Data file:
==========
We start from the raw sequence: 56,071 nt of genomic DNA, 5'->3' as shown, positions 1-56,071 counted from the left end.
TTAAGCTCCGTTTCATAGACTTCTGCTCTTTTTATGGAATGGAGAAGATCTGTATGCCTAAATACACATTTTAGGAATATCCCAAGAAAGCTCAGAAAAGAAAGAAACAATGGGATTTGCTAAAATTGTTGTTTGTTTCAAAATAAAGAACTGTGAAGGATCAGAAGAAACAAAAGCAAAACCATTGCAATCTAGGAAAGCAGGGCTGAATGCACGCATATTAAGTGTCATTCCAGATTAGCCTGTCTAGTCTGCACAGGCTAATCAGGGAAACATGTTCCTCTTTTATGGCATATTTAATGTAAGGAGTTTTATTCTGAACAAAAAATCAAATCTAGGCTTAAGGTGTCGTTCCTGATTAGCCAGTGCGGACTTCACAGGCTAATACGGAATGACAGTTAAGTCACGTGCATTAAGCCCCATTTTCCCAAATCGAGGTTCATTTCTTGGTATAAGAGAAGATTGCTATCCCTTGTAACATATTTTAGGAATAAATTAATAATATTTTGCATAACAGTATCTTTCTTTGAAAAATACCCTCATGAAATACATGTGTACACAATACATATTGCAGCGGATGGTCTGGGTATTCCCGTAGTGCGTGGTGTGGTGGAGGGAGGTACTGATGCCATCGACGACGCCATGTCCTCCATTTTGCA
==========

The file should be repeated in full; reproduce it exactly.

We start from the raw sequence: 56,071 nt of genomic DNA, 5'->3' as shown, positions 1-56,071 counted from the left end.
TTAAGCTCCGTTTCATAGACTTCTGCTCTTTTTATGGAATGGAGAAGATCTGTATGCCTAAATACACATTTTAGGAATATCCCAAGAAAGCTCAGAAAAGAAAGAAACAATGGGATTTGCTAAAATTGTTGTTTGTTTCAAAATAAAGAACTGTGAAGGATCAGAAGAAACAAAAGCAAAACCATTGCAATCTAGGAAAGCAGGGCTGAATGCACGCATATTAAGTGTCATTCCAGATTAGCCTGTCTAGTCTGCACAGGCTAATCAGGGAAACATGTTCCTCTTTTATGGCATATTTAATGTAAGGAGTTTTATTCTGAACAAAAAATCAAATCTAGGCTTAAGGTGTCGTTCCTGATTAGCCAGTGCGGACTTCACAGGCTAATACGGAATGACAGTTAAGTCACGTGCATTAAGCCCCATTTTCCCAAATCGAGGTTCATTTCTTGGTATAAGAGAAGATTGCTATCCCTTGTAACATATTTTAGGAATAAATTAATAATATTTTGCATAACAGTATCTTTCTTTGAAAAATACCCTCATGAAATACATGTGTACACAATACATATTGCAGCGGATGGTCTGGGTATTCCCGTAGTGCGTGGTGTGGTGGAGGGAGGTACTGATGCCATCGACGACGCCATGTCCTCCATTTTGCA